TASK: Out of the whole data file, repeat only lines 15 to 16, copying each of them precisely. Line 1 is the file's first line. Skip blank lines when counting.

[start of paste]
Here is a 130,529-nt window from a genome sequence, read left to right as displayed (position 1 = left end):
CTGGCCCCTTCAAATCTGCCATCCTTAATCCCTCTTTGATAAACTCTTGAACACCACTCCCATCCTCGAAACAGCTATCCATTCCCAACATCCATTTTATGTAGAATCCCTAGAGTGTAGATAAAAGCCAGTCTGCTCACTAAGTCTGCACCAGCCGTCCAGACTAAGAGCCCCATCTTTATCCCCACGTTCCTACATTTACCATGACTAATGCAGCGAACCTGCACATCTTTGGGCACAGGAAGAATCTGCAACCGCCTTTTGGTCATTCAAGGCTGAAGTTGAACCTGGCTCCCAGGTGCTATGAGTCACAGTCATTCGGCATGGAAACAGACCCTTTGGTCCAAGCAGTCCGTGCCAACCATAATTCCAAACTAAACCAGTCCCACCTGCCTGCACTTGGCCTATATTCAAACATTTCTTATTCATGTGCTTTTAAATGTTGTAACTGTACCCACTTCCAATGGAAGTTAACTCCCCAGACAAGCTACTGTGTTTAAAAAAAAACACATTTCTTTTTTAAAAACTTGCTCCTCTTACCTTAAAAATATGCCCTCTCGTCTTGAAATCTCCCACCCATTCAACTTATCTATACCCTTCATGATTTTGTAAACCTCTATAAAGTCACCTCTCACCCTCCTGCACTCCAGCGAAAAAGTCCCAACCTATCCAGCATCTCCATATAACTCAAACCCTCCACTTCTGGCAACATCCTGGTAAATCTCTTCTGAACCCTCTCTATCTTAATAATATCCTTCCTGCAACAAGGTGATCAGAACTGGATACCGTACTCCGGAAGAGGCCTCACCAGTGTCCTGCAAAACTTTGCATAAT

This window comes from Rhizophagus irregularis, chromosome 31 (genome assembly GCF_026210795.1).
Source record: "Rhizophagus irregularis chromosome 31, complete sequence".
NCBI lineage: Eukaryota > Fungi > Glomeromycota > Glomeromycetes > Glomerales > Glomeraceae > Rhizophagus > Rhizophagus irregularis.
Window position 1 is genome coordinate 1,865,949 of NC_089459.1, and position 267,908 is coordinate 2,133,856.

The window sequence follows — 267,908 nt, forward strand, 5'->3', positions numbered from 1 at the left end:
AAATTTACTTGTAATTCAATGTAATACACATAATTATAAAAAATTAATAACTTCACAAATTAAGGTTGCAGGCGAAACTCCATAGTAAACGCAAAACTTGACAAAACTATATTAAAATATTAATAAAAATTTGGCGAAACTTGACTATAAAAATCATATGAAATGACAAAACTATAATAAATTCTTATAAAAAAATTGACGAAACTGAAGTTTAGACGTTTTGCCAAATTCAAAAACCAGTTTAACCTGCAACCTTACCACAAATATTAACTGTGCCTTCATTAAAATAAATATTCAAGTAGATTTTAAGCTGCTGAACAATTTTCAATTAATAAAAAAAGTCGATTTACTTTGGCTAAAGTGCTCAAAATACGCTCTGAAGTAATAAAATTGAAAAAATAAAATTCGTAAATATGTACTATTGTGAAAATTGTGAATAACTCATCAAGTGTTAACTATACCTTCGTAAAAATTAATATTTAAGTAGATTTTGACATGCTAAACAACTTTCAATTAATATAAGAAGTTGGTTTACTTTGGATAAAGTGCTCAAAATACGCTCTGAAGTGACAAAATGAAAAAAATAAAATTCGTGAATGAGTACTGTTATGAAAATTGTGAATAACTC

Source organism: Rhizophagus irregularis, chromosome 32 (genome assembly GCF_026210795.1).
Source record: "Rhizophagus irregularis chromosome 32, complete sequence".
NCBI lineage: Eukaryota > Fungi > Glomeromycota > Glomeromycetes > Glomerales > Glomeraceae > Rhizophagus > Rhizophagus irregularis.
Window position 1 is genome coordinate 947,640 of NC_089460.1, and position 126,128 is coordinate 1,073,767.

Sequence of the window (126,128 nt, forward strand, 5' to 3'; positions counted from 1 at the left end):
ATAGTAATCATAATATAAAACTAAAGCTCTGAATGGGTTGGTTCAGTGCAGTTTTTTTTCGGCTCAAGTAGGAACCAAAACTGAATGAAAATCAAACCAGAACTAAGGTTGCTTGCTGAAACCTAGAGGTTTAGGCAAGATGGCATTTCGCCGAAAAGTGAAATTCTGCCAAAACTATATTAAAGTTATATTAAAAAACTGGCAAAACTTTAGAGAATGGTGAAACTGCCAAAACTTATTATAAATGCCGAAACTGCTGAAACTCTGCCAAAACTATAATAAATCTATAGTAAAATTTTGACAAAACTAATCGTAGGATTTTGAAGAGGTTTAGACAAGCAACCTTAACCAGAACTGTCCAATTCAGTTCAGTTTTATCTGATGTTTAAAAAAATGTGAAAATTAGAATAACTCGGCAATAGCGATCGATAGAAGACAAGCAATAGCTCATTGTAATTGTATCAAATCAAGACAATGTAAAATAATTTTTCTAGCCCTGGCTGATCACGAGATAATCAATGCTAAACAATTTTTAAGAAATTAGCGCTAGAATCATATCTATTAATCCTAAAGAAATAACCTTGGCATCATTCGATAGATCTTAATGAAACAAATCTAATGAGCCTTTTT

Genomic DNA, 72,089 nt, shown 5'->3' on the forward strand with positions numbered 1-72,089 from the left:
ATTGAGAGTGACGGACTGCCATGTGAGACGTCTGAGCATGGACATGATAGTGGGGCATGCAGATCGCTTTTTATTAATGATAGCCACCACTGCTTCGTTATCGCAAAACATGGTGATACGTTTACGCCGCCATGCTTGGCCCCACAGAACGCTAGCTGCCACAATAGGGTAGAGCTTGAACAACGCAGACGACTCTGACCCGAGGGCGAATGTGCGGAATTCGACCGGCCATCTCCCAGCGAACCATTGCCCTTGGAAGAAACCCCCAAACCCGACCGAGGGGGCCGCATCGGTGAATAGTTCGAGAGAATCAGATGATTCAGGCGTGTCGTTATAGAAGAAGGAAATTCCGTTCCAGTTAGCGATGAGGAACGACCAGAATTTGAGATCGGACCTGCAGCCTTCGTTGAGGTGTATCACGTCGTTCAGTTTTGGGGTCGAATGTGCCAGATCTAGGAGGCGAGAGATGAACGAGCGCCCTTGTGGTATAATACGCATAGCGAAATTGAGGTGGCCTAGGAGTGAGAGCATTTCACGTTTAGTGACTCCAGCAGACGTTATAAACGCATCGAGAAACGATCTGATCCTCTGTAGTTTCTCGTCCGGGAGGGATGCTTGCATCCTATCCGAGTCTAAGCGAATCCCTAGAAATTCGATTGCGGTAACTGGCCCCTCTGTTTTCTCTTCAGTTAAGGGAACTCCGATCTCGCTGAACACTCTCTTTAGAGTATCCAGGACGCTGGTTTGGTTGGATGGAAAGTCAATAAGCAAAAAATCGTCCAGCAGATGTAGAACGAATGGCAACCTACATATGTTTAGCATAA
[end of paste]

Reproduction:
Genomic DNA, 72,089 nt, shown 5'->3' on the forward strand with positions numbered 1-72,089 from the left:
ATTGAGAGTGACGGACTGCCATGTGAGACGTCTGAGCATGGACATGATAGTGGGGCATGCAGATCGCTTTTTATTAATGATAGCCACCACTGCTTCGTTATCGCAAAACATGGTGATACGTTTACGCCGCCATGCTTGGCCCCACAGAACGCTAGCTGCCACAATAGGGTAGAGCTTGAACAACGCAGACGACTCTGACCCGAGGGCGAATGTGCGGAATTCGACCGGCCATCTCCCAGCGAACCATTGCCCTTGGAAGAAACCCCCAAACCCGACCGAGGGGGCCGCATCGGTGAATAGTTCGAGAGAATCAGATGATTCAGGCGTGTCGTTATAGAAGAAGGAAATTCCGTTCCAGTTAGCGATGAGGAACGACCAGAATTTGAGATCGGACCTGCAGCCTTCGTTGAGGTGTATCACGTCGTTCAGTTTTGGGGTCGAATGTGCCAGATCTAGGAGGCGAGAGATGAACGAGCGCCCTTGTGGTATAATACGCATAGCGAAATTGAGGTGGCCTAGGAGTGAGAGCATTTCACGTTTAGTGACTCCAGCAGACGTTATAAACGCATCGAGAAACGATCTGATCCTCTGTAGTTTCTCGTCCGGGAGGGATGCTTGCATCCTATCCGAGTCTAAGCGAATCCCTAGAAATTCGATTGCGGTAACTGGCCCCTCTGTTTTCTCTTCAGTTAAGGGAACTCCGATCTCGCTGAACACTCTCTTTAGAGTATCCAGGACGCTGGTTTGGTTGGATGGAAAGTCAATAAGCAAAAAATCGTCCAGCAGATGTAGAACGAATGGCAACCTACATATGTTTAGCATAA